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credit, financial crisis, economy, securitization, markets, mortgage-backed securities


This short paper, prepared as a keynote address, explains why the credit crunch is fundamentally a story about financial markets, not banks. Its cause was a collapse of securitization and other debt markets, which have become major sources of financing for consumers and companies. Deprived of this financing, consumers have had difficulty purchasing homes and automobiles, and companies have had difficulty purchasing inventory and making capital investments, causing the real economy to shrink. This paper examines how these financial markets should be protected. Although already subject to many prescriptive regulatory protections, these markets evolve faster than regulation can adapt. The paper argues that a market liquidity provider of last resort is the most robust and cost-effective way to protect these financial markets when prescriptive regulation inevitably fails.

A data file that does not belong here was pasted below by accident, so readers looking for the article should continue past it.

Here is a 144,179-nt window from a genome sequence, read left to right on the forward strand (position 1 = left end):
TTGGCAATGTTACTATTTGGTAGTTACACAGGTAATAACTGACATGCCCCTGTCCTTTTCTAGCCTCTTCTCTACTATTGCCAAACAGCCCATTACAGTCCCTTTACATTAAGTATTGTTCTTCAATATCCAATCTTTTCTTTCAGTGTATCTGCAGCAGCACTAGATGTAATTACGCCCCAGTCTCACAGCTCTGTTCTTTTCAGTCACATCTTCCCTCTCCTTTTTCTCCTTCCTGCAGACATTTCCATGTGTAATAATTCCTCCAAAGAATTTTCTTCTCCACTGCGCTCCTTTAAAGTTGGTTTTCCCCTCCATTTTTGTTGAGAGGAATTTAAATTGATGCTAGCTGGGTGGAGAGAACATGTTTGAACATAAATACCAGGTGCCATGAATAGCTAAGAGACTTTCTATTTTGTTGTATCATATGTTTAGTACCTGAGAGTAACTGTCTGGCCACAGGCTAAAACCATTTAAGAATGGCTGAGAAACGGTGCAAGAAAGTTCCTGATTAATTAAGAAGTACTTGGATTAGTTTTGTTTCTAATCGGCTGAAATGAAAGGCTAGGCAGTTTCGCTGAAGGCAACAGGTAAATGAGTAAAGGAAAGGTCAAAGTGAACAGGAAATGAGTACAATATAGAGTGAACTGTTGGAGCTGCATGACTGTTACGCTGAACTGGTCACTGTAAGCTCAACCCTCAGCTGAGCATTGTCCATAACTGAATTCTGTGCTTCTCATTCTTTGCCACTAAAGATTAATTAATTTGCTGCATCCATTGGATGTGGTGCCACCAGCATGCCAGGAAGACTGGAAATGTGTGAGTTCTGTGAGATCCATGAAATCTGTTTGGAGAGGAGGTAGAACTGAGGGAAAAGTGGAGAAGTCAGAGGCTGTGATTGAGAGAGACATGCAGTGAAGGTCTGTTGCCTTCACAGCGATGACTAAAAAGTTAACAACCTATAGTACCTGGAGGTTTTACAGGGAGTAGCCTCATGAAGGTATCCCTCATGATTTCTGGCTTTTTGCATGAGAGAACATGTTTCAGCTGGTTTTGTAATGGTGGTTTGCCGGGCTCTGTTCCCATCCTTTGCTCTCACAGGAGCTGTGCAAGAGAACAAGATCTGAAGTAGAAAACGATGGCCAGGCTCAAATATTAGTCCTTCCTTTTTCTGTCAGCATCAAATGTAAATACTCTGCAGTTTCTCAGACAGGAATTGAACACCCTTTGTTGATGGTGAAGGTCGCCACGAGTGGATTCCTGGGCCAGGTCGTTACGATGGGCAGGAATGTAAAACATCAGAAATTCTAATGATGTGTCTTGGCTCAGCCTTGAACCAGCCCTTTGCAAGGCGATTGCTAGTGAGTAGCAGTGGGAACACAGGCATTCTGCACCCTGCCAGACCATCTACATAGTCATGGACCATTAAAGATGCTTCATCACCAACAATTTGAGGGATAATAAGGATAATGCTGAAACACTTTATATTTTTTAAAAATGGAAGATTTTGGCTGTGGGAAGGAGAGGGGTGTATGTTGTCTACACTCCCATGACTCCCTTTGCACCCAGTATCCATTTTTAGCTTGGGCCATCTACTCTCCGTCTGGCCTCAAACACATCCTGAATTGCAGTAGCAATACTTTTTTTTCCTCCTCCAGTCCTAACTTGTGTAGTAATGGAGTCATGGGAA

Library of Congress Subject Headings

Mortgage-backed securities, Credit, Markets, Asset-based financing, Economics, Financial crises